According to Dr. Behari, the immunologist who started treating patients with LDN, LDN works so well because auto-immune patients have lowered beta-endorphine levels. Thus by blocking the beta-endorphine receptors during the night it would provoke the body in temporarily producing more beta endorphines.
My feeling is that auto-immune patients really all have some degree of dysbiosis and because of the process of neuro-gastro-enterology, some neurotransmitters are inhibited.
Used as a low dose, Naltrexone is able to block the mu opiod receptor but does not affect the other opiod receptors. In blocking the mu opiod receptor, low dose Naltrexone re-establishes the normal balance between the mu and delta opiod receptors, which is necessary for immune competence. Naloxone (sic) has also been show to increase Th1 and decrease Th2 cytokine production, decrease IL-4 production, and increase IL-2 and interferon gamma levels. In many autoimmune diseases, for instance Gravesí disease, low Th1 levels are related to the proliferation of autoreactive T lymphocytes and the ability to produce autoantibodies.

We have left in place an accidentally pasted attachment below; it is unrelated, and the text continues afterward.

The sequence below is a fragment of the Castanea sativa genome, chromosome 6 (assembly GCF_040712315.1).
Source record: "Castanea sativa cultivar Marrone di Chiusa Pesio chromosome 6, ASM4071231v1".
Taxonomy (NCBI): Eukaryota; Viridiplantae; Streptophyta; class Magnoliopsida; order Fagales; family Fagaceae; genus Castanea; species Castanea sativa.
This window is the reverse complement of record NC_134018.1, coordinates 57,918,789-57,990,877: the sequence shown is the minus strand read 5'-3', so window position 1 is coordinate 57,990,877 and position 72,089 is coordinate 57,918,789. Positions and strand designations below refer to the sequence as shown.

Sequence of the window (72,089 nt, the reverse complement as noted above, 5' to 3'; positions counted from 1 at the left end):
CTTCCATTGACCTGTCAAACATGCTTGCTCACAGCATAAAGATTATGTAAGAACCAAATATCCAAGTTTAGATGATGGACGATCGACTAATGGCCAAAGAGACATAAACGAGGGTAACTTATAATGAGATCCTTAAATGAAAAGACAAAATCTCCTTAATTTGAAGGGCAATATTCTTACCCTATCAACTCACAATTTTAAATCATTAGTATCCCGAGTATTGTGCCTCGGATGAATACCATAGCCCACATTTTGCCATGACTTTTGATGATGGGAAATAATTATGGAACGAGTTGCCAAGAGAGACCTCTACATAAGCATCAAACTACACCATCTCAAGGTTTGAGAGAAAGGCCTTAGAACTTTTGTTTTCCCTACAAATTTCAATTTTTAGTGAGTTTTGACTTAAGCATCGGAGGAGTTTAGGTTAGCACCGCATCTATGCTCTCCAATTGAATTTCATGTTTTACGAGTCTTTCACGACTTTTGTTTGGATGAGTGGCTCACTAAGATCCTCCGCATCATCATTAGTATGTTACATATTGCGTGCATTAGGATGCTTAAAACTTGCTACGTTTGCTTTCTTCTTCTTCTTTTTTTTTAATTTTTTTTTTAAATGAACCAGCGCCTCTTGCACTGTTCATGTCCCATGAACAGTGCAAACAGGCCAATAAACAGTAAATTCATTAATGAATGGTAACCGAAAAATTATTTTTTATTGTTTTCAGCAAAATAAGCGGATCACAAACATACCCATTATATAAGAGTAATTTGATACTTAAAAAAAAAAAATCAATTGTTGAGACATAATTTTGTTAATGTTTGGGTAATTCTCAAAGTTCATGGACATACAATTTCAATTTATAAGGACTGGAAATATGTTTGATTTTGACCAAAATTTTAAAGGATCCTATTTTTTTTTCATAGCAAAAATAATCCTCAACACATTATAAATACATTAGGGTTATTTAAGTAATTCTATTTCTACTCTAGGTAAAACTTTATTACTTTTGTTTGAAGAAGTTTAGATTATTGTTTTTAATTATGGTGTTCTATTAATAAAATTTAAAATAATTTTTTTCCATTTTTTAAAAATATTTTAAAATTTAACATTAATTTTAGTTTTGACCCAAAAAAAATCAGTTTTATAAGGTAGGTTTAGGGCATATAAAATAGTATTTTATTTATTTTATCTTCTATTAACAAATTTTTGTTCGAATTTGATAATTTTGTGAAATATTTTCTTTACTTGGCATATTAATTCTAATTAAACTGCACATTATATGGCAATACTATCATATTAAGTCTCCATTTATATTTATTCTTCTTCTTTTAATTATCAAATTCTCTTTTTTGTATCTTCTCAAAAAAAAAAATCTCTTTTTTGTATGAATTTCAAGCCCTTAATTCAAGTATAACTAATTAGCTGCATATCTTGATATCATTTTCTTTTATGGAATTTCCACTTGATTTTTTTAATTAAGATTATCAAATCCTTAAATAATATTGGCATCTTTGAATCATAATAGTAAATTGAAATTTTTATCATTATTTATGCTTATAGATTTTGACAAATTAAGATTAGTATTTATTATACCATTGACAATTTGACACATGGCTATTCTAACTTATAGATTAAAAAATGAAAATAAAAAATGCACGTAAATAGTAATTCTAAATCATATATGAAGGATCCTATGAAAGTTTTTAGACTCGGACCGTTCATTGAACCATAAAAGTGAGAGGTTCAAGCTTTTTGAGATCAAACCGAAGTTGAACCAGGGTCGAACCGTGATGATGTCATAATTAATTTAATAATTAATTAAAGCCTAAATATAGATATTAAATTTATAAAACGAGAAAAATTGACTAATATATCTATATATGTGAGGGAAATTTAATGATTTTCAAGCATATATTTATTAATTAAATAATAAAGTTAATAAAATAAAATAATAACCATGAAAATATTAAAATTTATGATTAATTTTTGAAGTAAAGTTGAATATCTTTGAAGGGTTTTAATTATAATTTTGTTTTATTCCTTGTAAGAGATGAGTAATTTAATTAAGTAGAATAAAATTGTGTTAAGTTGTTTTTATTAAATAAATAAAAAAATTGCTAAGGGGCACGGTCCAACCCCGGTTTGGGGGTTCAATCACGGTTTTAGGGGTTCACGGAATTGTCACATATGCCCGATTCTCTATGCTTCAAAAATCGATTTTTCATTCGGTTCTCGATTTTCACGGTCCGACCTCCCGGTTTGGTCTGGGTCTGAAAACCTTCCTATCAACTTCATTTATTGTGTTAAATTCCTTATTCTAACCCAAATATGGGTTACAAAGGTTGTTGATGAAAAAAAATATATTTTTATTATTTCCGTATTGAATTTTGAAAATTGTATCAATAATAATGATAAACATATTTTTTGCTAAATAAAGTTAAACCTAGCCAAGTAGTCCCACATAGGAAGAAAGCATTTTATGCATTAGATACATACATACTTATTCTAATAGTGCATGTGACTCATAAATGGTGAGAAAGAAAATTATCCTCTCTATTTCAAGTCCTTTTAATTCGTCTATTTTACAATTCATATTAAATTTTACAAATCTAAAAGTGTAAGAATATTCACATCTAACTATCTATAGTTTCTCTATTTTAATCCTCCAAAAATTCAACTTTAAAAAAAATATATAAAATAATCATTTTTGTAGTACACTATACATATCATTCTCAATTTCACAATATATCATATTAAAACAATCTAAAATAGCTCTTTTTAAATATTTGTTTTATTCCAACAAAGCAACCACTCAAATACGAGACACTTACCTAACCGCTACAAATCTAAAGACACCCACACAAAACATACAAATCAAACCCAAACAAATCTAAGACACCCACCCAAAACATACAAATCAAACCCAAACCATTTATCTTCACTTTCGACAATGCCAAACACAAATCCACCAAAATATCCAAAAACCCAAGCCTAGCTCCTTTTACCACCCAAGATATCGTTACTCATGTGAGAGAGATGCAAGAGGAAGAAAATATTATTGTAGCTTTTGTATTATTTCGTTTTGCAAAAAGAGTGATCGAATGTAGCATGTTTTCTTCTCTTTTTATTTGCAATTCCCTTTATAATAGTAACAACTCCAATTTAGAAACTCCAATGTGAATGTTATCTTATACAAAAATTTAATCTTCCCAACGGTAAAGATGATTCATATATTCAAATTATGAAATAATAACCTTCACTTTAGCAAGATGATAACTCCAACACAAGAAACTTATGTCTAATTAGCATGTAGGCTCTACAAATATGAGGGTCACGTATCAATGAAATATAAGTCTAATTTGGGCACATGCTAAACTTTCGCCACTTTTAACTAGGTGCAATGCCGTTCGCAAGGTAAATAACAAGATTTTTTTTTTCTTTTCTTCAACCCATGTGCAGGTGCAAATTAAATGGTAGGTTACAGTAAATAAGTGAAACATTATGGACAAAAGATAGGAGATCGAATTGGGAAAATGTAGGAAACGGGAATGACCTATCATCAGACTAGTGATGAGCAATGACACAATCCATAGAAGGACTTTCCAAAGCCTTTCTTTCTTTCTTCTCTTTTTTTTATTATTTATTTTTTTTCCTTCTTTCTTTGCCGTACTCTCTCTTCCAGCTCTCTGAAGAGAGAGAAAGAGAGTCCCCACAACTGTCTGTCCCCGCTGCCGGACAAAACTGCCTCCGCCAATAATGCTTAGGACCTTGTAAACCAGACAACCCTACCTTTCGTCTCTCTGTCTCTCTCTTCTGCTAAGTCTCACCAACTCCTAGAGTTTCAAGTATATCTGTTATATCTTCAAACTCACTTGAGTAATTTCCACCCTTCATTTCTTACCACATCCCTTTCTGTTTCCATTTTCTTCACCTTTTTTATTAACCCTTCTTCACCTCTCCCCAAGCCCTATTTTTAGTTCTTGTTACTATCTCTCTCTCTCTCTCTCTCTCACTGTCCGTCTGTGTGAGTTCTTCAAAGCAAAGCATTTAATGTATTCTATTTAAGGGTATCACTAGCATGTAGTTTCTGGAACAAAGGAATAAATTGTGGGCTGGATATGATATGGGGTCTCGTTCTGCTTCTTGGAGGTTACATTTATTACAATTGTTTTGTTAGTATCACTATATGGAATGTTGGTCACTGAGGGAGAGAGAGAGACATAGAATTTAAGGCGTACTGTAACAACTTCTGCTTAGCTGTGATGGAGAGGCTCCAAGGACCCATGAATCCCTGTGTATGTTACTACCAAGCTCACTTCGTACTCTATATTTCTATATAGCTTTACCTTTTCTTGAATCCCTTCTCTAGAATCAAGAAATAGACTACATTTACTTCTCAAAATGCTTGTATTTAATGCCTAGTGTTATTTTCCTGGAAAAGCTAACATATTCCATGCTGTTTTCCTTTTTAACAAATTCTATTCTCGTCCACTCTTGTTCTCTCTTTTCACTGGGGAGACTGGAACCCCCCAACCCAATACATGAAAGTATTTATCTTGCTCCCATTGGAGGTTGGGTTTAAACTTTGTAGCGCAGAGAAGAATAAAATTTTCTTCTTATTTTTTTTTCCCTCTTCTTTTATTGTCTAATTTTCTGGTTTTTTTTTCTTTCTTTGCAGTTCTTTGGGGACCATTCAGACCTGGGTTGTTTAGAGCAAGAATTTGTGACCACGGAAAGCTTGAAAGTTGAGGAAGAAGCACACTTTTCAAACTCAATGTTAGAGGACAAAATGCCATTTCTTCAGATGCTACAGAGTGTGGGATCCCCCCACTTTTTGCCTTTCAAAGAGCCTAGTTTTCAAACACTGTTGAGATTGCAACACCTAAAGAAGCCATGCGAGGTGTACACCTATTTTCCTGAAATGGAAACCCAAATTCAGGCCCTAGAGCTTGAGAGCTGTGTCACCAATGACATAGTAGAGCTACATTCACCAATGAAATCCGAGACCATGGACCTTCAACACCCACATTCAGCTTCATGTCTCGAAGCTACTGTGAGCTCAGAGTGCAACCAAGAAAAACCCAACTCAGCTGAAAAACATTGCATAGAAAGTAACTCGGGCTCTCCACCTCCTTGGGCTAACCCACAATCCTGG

But I'm still on the fence about LDN. It just seems strange that long term blocking of the beta endorphine receptors doesn't do long term damage.